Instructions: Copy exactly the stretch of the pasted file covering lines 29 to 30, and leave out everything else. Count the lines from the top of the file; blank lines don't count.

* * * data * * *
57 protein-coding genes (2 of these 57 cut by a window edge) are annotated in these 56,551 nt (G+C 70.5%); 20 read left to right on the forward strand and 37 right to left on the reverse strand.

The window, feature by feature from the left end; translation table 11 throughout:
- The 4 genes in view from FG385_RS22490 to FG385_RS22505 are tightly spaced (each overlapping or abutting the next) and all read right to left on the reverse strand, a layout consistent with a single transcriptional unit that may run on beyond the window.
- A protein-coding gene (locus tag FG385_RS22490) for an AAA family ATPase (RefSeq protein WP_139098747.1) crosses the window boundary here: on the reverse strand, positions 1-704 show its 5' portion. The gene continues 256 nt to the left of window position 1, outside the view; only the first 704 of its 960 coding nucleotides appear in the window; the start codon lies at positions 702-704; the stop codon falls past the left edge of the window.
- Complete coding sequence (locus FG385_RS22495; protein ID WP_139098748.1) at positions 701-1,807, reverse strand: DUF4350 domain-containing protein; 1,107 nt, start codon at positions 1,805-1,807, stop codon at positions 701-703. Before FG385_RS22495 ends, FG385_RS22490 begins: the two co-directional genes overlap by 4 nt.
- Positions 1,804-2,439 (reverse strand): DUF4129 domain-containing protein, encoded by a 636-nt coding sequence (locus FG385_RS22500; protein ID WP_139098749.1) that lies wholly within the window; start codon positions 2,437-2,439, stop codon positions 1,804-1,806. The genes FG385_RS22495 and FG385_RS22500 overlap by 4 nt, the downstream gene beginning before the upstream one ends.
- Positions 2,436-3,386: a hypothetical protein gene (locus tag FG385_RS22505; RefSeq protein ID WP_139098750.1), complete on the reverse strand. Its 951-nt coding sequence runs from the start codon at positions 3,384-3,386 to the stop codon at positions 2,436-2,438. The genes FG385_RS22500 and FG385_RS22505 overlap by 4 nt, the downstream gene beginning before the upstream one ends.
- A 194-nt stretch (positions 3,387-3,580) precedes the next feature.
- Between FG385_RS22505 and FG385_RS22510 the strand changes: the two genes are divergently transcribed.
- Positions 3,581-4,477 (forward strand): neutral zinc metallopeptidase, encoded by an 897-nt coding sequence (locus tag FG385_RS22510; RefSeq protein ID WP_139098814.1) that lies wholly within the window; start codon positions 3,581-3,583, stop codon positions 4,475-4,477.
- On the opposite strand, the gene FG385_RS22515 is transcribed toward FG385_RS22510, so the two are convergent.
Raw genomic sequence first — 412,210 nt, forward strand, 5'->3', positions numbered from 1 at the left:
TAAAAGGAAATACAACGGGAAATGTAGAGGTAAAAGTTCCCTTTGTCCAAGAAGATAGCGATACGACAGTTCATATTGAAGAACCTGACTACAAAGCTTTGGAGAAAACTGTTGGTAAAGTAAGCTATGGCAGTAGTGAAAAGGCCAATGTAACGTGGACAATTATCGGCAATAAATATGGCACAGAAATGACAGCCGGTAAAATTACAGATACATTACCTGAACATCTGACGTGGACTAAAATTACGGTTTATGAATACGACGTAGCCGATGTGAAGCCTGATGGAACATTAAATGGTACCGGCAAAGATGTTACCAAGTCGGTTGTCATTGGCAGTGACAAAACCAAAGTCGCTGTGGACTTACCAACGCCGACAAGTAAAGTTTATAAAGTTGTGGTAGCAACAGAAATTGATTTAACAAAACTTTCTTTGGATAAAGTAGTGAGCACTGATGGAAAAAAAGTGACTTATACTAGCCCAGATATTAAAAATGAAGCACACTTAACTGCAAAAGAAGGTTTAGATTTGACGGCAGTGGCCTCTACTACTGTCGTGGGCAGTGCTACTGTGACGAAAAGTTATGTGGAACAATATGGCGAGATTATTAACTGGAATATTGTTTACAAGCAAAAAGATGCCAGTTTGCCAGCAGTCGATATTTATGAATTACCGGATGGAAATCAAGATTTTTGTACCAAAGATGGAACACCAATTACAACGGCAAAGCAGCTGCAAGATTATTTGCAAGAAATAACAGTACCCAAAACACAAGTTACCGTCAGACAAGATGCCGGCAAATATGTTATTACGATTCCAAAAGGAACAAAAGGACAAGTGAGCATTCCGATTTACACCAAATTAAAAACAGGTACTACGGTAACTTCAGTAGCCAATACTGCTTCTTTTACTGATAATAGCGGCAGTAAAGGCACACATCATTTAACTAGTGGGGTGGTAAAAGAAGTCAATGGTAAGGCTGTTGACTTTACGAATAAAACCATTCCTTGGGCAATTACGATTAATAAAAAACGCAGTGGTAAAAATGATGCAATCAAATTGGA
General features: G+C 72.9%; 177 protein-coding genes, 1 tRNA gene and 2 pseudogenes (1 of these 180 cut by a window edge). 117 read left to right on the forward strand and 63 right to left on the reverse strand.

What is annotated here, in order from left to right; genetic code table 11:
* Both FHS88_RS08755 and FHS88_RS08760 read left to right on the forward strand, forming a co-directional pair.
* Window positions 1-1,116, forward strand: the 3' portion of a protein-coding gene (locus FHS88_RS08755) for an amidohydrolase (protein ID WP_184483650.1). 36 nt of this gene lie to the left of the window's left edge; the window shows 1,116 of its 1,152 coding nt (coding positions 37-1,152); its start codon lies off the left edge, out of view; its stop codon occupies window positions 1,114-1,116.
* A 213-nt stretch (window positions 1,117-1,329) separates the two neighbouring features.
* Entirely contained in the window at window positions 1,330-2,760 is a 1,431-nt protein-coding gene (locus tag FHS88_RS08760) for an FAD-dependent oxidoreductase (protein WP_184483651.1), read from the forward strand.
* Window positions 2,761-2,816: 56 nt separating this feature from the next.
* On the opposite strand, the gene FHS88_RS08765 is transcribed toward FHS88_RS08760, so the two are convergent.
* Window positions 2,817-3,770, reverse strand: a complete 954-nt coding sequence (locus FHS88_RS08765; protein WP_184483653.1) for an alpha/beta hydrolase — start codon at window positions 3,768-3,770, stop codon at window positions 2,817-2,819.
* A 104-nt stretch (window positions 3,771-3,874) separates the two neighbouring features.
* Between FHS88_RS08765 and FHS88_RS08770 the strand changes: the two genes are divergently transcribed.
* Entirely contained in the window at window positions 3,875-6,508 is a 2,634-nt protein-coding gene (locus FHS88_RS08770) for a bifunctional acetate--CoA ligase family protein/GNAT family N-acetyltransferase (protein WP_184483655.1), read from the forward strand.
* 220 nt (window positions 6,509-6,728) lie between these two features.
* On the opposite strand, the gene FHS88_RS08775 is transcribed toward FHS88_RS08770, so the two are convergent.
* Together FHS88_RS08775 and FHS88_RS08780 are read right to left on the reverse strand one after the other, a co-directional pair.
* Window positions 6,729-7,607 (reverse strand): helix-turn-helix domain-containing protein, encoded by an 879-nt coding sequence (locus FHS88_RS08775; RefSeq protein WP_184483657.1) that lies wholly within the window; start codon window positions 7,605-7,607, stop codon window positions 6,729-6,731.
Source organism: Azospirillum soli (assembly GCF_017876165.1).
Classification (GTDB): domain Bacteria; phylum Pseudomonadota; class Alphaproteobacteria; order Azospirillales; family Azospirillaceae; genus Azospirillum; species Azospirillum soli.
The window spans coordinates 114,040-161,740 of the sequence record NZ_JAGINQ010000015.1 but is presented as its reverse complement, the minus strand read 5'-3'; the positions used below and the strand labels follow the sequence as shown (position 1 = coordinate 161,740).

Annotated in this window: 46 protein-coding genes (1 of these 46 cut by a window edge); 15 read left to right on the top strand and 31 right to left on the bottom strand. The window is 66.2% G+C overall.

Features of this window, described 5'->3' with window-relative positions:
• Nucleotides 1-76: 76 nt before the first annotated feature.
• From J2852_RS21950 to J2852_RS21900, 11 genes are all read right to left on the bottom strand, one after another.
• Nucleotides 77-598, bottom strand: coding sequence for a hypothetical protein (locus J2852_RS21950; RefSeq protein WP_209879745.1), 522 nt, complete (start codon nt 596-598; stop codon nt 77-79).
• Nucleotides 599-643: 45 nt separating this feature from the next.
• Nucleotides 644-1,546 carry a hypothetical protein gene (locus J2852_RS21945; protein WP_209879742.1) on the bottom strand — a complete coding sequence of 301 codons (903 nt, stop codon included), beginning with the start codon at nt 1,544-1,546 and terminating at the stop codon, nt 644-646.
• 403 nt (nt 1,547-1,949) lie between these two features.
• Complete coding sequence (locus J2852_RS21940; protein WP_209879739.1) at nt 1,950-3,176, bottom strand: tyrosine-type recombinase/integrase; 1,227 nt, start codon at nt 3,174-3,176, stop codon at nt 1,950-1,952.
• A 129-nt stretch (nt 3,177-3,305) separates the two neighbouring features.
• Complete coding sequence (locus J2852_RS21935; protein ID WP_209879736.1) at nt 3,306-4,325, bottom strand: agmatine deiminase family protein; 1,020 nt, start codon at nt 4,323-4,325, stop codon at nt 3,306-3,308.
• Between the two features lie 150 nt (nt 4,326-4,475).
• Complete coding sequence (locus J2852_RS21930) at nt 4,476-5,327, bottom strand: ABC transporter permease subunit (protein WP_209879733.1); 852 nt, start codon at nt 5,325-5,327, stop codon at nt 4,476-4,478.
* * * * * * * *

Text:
* Window positions 6,729-7,607 (reverse strand): helix-turn-helix domain-containing protein, encoded by an 879-nt coding sequence (locus FHS88_RS08775; RefSeq protein WP_184483657.1) that lies wholly within the window; start codon window positions 7,605-7,607, stop codon window positions 6,729-6,731.
Source organism: Azospirillum soli (assembly GCF_017876165.1).